Retrocaval ureter —A ureter that is located behind the vena cava blood vessel.

Septicemia —A systemic infection due to the presence of bacteria and their toxins in the bloodstream. Septicemia is sometimes called blood poisoning.

Ureterovesical valve —A sphincter (an opening controlled by a circular muscle), located where the ureter enters the bladder, that keeps urine from flowing backward toward the kidney.

Urogenital —Refers to both the urinary system and the sexual organs, which form together in the developing embryo.

Treatment

Sometimes the recurring infections caused by flow abnormalities can be treated with repeated and changing courses of antibiotics . Over time, the infecting germs develop resistance to most treatments, especially the safer ones. If it can be done safely, it is better to repair the defect surgically. Urologists have various approaches to urine drainage that range from simply reimplanting a ureter into the bladder, in such a way that an effective valve is created, to building a new bladder out of a piece of bowel.

Alternative treatment

There are botanical and homeopathic treatments available for urinary tract infection. None can take the place of correcting a problem that is occurring because of a malformed or dysfunctional organ system. Once correction of the cause is addressed and there is unimpeded flow of urine, adequate fluid intake can contribute to prevention of future infections.

Prognosis

As long as damage to the kidneys from infection or back pressure has not become significant, the surgical repair of troublesome ureteral defects produces excellent long-term results in the great majority of cases. Monitoring for recurrent infections is always a good idea, and occasional checking of kidney function will detect hidden ongoing damage.

Prevention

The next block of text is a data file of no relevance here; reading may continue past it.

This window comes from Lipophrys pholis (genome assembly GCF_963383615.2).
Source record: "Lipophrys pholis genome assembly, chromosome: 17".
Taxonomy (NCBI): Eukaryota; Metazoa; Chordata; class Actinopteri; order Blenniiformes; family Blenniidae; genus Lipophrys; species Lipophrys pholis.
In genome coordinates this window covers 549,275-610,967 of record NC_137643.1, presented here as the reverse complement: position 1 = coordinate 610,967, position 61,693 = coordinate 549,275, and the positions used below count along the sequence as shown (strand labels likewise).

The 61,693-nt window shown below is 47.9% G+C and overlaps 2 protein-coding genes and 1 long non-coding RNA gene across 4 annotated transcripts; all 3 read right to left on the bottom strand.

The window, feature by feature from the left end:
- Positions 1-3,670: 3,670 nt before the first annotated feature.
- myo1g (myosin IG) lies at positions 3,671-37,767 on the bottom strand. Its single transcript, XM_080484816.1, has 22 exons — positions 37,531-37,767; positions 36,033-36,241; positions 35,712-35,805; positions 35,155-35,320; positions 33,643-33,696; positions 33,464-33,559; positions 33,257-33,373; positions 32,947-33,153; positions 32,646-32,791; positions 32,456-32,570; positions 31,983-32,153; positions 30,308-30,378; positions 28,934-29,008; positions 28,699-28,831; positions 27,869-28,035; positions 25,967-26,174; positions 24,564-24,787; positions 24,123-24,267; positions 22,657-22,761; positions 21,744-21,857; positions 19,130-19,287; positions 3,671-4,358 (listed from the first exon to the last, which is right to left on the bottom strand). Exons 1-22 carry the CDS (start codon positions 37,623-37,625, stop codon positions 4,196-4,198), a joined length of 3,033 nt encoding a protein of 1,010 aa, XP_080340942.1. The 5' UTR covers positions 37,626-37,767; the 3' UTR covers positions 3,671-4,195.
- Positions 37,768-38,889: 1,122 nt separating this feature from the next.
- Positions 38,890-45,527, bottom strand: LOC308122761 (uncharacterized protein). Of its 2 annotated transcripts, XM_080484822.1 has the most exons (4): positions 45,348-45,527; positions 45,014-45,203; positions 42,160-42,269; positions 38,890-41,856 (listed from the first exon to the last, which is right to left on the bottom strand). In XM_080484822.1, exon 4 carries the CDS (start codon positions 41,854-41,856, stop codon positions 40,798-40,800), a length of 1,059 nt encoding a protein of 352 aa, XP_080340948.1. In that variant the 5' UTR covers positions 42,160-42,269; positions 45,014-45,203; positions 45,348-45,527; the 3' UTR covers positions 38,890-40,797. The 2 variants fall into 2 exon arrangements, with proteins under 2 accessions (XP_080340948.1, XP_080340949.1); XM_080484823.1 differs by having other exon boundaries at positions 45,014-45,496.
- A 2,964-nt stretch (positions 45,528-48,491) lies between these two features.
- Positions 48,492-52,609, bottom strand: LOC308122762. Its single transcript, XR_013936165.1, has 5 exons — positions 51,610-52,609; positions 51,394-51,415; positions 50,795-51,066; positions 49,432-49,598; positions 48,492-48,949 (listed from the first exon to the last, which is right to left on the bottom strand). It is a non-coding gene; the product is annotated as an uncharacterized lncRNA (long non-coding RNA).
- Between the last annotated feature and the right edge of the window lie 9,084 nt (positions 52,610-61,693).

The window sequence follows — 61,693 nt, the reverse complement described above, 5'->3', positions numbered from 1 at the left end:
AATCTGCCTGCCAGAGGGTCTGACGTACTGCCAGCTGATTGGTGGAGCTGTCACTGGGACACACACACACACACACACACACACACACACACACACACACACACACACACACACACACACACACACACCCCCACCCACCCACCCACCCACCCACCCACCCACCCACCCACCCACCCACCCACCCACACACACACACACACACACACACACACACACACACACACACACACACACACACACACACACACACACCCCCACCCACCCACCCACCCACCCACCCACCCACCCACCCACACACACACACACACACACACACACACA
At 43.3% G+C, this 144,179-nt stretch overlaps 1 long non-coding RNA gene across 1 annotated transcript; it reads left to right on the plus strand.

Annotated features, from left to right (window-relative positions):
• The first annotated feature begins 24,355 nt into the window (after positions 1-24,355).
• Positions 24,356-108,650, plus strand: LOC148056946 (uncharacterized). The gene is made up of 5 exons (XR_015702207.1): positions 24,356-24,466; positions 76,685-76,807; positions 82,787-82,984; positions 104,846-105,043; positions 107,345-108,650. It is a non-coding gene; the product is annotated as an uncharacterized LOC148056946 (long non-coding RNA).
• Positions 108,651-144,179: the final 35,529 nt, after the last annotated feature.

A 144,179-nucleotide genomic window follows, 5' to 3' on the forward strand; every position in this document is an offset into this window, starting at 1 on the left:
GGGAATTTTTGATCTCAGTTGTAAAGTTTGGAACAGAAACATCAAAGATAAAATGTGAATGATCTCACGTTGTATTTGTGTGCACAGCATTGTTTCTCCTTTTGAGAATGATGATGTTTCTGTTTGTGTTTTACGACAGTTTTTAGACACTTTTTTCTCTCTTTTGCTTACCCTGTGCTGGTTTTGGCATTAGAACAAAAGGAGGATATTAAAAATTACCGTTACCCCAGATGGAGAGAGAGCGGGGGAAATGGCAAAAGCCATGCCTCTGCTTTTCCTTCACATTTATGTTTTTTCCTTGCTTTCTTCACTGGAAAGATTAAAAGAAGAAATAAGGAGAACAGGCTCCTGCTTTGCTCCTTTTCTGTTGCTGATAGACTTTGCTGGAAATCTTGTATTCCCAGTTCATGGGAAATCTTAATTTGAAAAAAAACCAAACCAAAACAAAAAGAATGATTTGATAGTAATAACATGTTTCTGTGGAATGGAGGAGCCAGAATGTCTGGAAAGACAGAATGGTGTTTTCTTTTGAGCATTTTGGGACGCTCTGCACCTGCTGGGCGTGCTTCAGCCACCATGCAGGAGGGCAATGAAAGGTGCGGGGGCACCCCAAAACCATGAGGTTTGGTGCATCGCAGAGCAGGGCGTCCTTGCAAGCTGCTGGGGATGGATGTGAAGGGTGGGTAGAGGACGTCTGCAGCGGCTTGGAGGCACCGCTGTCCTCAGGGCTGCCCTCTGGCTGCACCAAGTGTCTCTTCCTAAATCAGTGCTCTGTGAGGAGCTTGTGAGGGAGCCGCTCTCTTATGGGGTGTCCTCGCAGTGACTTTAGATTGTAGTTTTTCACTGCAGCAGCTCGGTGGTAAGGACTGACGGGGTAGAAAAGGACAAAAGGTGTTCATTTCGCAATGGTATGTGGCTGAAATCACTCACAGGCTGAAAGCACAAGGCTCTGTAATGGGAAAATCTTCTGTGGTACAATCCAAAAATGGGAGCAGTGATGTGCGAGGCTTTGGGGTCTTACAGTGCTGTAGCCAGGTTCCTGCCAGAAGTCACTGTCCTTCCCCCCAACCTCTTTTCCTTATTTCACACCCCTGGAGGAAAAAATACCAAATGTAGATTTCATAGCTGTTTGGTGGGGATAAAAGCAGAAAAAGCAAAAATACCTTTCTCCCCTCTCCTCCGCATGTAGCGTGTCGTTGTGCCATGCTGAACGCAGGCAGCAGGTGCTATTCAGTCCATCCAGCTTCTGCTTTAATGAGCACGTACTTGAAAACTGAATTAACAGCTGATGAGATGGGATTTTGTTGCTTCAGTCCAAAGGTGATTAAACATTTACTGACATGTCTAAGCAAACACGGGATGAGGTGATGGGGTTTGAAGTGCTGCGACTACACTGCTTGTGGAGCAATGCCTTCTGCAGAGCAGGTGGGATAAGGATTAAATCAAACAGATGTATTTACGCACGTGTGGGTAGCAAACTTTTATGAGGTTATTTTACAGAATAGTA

The cause of congenital ureter anomalies is not known. There is no prevention.

Resources

BOOKS

Colberg, John W. "Urologic Abnormalities of the Genitourinary Tract." Chapter 21, section 16, in Rudolph's Pediatrics , 21st ed. Edited by Colin D. Rudolph and Abraham M. Rudolph. New York: McGraw-Hill, 2003, pp. 1735–39.

Joffre, F., et al. Radiological Imaging of the Ureter. Secaucus, NJ: Springer, 2003.

ORGANIZATIONS

American Association of Clinical Urologists. 1111 N. Plaza Dr., Suite 550, Schaumberg, IL 60173. Web site: http://www.aacu.web.org/.

WEB SITES

"Congenital Ureter Anomalies." Dr. Joseph F. Smith Medical Library. Available online at http://www.chclibrary.org/micromed/00043640.html (accessed December 9, 2004).

"Genitourinary Tract." Pediatrics. Available online at http://pediatrics.aappublications.org/cgi/collection/gynourinary_tract (accessed December 9, 2004).

J. Ricker Polsdorfer, MD Deborah L. Nurmi, MS

User Contributions:

1
BettyJ
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Feb 17, 2008 @ 9:21 pm
I`m 48 and just found out that I have 2 drains on my left kidney. I was really worried. I have a cat scan next week to find out what should be done. I had numerous infections as a child and young adult, but hardly ever anymore. This article at least let me know something more about it. The Dr just said wait until the scan to discuss it, which is easier said than done after having colon cancer 10 yrs ago that matissed to 3 lyph nodes and my liver was disected.
2
Steff Saavedra
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Jun 8, 2011 @ 11:23 pm
I was told for the longest time that I had three kidneys. Now I am told I have three ureters from my left kidney. I am healthy other than my hypertension. I am a single Mom at the brink of total exhaustion too much of the time. A lot of tests manifested no results until I had a MRA, which led to the discovery of the three ureter finding. Is there any surgery that can be done to reduce my hypertension so that I am no longer dependent on heart medications?
I love to have an active life, but this condition and these medications leave me exhausted and fatigued too much. My small children need me.
Sincerely,
Ms Steff Saavedra
3
Christine Hardy
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Sep 5, 2011 @ 10:10 am
I was told over 10 years ago that I had two ureters leading from one of my kidneys, I'm 45 now. I had suffered from cystitis for years on and off from being a teenager and ultimately I ended up with a really bad kidney infection, that resulted in a Antibiotic course. I still suffer now, but I was told that it was just one of those things and that I would have to live with it! Touch wood I have been ok (ish) on and off, I make sure that I drink plenty of fluids,a nd as soon as I feel a slight twinge I go to the chemist. This is not a life threatening thing, unless you have one thats backing up in to your kidneys and causing other problems then I really wouldn'd fret over it. Think of yourself as special :0)